I saw Joan Baez recently in a concert. I love what she said about herself. "This is my NEW voice." No longer able to reach the super high notes she has embraced the "new" voice that comes with her age. Still so very beautiful.

I am embracing the "new" body that comes with my age. The body that has lived through birthing of 2 children, and weathered broken legs and operations that go with living in this vessel. I have lost 42 pounds, but the body underneath the extra weight is not the young, tight, muscled body of my youth. That's okay. I am strong, healthy, and wise for having lived for 60 years on the planet. I am grateful that my body can move about easily without the extra weight, and that I can carry my grandchildren up the stairs without worrying if I will drop them. All is well.



Original Post by: born2beecreative

I saw Joan Baez recently in a concert. I love what she said about herself. "This is my NEW voice." No longer able to reach the super high notes she has embraced the "new" voice that comes with her age. Still so very beautiful.

I am embracing the "new" body that comes with my age. The body that has lived through birthing of 2 children, and weathered broken legs and operations that go with living in this vessel. I have lost 42 pounds, but the body underneath the extra weight is not the young, tight, muscled body of my youth. That's okay. I am strong, healthy, and wise for having lived for 60 years on the planet. I am grateful that my body can move about easily without the extra weight, and that I can carry my grandchildren up the stairs without worrying if I will drop them. All is well.


There is a lot of truth in that comment...thanks for posting it.

I'm pushing 60 as well and I have resigned myself, years ago, that I will never be the active, thin-as-a-rail individual of my youth. Like you, my body has broken down a bit what with bad knees, bad back, bad hair, bad brain, bad breath, etc. But dropping a fair amount of weight over the last year or so has made getting around much less painful. Walking, for example, is no longer the drudgery it once was when I was approaching 300 pounds.

And, to be perfectly frank, I owe much of that success to this website and the articles they post. Even though I may debate with the authors, it does help me change my mindset relative to diet and being realistic about weight loss.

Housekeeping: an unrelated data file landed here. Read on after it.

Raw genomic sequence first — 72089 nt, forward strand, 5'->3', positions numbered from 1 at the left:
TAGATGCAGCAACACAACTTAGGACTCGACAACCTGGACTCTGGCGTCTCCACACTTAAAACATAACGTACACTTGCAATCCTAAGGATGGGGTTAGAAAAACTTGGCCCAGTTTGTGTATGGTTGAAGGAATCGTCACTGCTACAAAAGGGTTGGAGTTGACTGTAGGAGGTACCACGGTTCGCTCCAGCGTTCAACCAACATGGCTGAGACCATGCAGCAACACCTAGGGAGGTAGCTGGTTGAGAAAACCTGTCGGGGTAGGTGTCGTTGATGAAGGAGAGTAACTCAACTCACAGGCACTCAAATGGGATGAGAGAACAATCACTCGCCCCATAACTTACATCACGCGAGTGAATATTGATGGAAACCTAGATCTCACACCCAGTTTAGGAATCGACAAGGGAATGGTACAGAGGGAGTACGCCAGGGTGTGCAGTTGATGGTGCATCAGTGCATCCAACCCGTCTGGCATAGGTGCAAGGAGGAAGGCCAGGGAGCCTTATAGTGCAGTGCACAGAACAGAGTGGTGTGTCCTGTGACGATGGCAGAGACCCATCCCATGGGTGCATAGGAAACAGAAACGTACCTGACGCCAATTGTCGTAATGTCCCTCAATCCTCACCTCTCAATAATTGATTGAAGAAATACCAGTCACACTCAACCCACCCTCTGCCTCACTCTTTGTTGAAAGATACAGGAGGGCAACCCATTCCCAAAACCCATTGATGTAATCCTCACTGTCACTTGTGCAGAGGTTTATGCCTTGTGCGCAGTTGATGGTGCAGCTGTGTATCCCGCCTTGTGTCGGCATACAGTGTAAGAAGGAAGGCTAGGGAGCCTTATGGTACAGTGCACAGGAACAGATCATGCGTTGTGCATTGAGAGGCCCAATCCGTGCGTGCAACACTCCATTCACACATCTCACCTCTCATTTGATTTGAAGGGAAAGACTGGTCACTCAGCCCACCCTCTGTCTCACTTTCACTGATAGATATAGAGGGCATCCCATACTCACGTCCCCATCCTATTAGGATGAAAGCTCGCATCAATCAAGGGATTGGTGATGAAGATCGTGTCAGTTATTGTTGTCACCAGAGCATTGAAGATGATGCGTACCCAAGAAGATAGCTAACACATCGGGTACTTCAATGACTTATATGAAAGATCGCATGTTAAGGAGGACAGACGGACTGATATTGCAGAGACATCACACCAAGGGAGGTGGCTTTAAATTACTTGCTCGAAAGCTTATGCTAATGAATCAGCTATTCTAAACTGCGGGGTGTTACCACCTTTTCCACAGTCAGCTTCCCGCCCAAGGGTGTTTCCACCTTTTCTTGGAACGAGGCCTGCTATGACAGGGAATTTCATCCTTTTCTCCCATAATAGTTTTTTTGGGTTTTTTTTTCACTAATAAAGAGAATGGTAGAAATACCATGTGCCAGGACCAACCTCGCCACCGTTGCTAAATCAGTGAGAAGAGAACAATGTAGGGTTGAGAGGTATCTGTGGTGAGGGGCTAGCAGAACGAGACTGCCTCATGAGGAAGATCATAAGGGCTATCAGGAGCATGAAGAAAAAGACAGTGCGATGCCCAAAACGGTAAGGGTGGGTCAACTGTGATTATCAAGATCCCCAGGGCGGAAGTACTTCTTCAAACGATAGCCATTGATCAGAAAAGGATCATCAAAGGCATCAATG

Thanks to you, too, Dr. May. I appreciate your candor and willingness to converse with a mere HS teacher ;-) 



Original Post by: goodspeak

Original Post by: born2beecreative

I saw Joan Baez recently in a concert. I love what she said about herself. "This is my NEW voice." No longer able to reach the super high notes she has embraced the "new" voice that comes with her age. Still so very beautiful.

I am embracing the "new" body that comes with my age. The body that has lived through birthing of 2 children, and weathered broken legs and operations that go with living in this vessel. I have lost 42 pounds, but the body underneath the extra weight is not the young, tight, muscled body of my youth. That's okay. I am strong, healthy, and wise for having lived for 60 years on the planet. I am grateful that my body can move about easily without the extra weight, and that I can carry my grandchildren up the stairs without worrying if I will drop them. All is well.


There is a lot of truth in that comment...thanks for posting it.

I'm pushing 60 as well and I have resigned myself, years ago, that I will never be the active, thin-as-a-rail individual of my youth. Like you, my body has broken down a bit what with bad knees, bad back, bad hair, bad brain, bad breath, etc. But dropping a fair amount of weight over the last year or so has made getting around much less painful. Walking, for example, is no longer the drudgery it once was when I was approaching 300 pounds.

And, to be perfectly frank, I owe much of that success to this website and the articles they post. Even though I may debate with the authors, it does help me change my mindset relative to diet and being realistic about weight loss.

Thanks to you, too, Dr. May. I appreciate your candor and willingness to converse with a mere HS teacher ;-) 


:) ...a mere HS teacher??? It sounds like you still have a bully in your brain!

As a mom of a college- and high school-aged kids, I admire and respect what you do - thanks!